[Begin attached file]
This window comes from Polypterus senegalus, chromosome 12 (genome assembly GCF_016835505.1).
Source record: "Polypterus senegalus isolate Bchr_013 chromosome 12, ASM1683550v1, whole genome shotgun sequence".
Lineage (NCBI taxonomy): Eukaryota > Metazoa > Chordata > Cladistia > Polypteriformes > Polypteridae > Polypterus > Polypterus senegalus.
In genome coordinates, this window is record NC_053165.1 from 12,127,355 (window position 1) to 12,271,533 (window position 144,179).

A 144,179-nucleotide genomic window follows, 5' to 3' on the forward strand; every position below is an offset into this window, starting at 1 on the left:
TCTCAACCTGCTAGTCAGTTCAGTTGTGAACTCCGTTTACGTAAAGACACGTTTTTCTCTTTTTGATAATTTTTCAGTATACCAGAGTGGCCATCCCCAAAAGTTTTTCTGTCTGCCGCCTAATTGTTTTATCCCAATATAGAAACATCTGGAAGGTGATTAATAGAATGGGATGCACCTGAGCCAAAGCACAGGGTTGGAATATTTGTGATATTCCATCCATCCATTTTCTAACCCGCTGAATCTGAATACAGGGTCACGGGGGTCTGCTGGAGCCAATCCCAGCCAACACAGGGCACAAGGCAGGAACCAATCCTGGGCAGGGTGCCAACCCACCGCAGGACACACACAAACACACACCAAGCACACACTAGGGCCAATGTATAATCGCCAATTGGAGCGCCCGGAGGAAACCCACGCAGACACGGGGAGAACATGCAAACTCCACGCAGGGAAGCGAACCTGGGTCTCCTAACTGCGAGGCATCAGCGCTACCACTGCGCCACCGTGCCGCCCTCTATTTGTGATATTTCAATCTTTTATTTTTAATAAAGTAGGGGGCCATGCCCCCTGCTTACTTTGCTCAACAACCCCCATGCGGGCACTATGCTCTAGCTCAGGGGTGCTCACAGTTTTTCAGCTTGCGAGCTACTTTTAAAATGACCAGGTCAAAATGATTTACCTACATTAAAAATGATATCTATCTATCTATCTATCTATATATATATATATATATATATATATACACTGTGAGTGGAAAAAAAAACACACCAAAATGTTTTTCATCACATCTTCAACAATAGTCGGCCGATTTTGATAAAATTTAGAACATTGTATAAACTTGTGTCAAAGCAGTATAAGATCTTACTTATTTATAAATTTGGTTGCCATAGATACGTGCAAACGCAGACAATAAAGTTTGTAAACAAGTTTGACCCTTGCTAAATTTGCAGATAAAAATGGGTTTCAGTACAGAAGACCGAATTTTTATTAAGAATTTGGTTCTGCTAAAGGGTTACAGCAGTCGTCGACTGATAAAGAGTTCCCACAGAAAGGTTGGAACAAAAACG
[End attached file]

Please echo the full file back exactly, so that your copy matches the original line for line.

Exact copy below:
This window comes from Polypterus senegalus, chromosome 12 (genome assembly GCF_016835505.1).
Source record: "Polypterus senegalus isolate Bchr_013 chromosome 12, ASM1683550v1, whole genome shotgun sequence".
Lineage (NCBI taxonomy): Eukaryota > Metazoa > Chordata > Cladistia > Polypteriformes > Polypteridae > Polypterus > Polypterus senegalus.
In genome coordinates, this window is record NC_053165.1 from 12,127,355 (window position 1) to 12,271,533 (window position 144,179).

A 144,179-nucleotide genomic window follows, 5' to 3' on the forward strand; every position below is an offset into this window, starting at 1 on the left:
TCTCAACCTGCTAGTCAGTTCAGTTGTGAACTCCGTTTACGTAAAGACACGTTTTTCTCTTTTTGATAATTTTTCAGTATACCAGAGTGGCCATCCCCAAAAGTTTTTCTGTCTGCCGCCTAATTGTTTTATCCCAATATAGAAACATCTGGAAGGTGATTAATAGAATGGGATGCACCTGAGCCAAAGCACAGGGTTGGAATATTTGTGATATTCCATCCATCCATTTTCTAACCCGCTGAATCTGAATACAGGGTCACGGGGGTCTGCTGGAGCCAATCCCAGCCAACACAGGGCACAAGGCAGGAACCAATCCTGGGCAGGGTGCCAACCCACCGCAGGACACACACAAACACACACCAAGCACACACTAGGGCCAATGTATAATCGCCAATTGGAGCGCCCGGAGGAAACCCACGCAGACACGGGGAGAACATGCAAACTCCACGCAGGGAAGCGAACCTGGGTCTCCTAACTGCGAGGCATCAGCGCTACCACTGCGCCACCGTGCCGCCCTCTATTTGTGATATTTCAATCTTTTATTTTTAATAAAGTAGGGGGCCATGCCCCCTGCTTACTTTGCTCAACAACCCCCATGCGGGCACTATGCTCTAGCTCAGGGGTGCTCACAGTTTTTCAGCTTGCGAGCTACTTTTAAAATGACCAGGTCAAAATGATTTACCTACATTAAAAATGATATCTATCTATCTATCTATCTATATATATATATATATATATATATATACACTGTGAGTGGAAAAAAAAACACACCAAAATGTTTTTCATCACATCTTCAACAATAGTCGGCCGATTTTGATAAAATTTAGAACATTGTATAAACTTGTGTCAAAGCAGTATAAGATCTTACTTATTTATAAATTTGGTTGCCATAGATACGTGCAAACGCAGACAATAAAGTTTGTAAACAAGTTTGACCCTTGCTAAATTTGCAGATAAAAATGGGTTTCAGTACAGAAGACCGAATTTTTATTAAGAATTTGGTTCTGCTAAAGGGTTACAGCAGTCGTCGACTGATAAAGAGTTCCCACAGAAAGGTTGGAACAAAAACG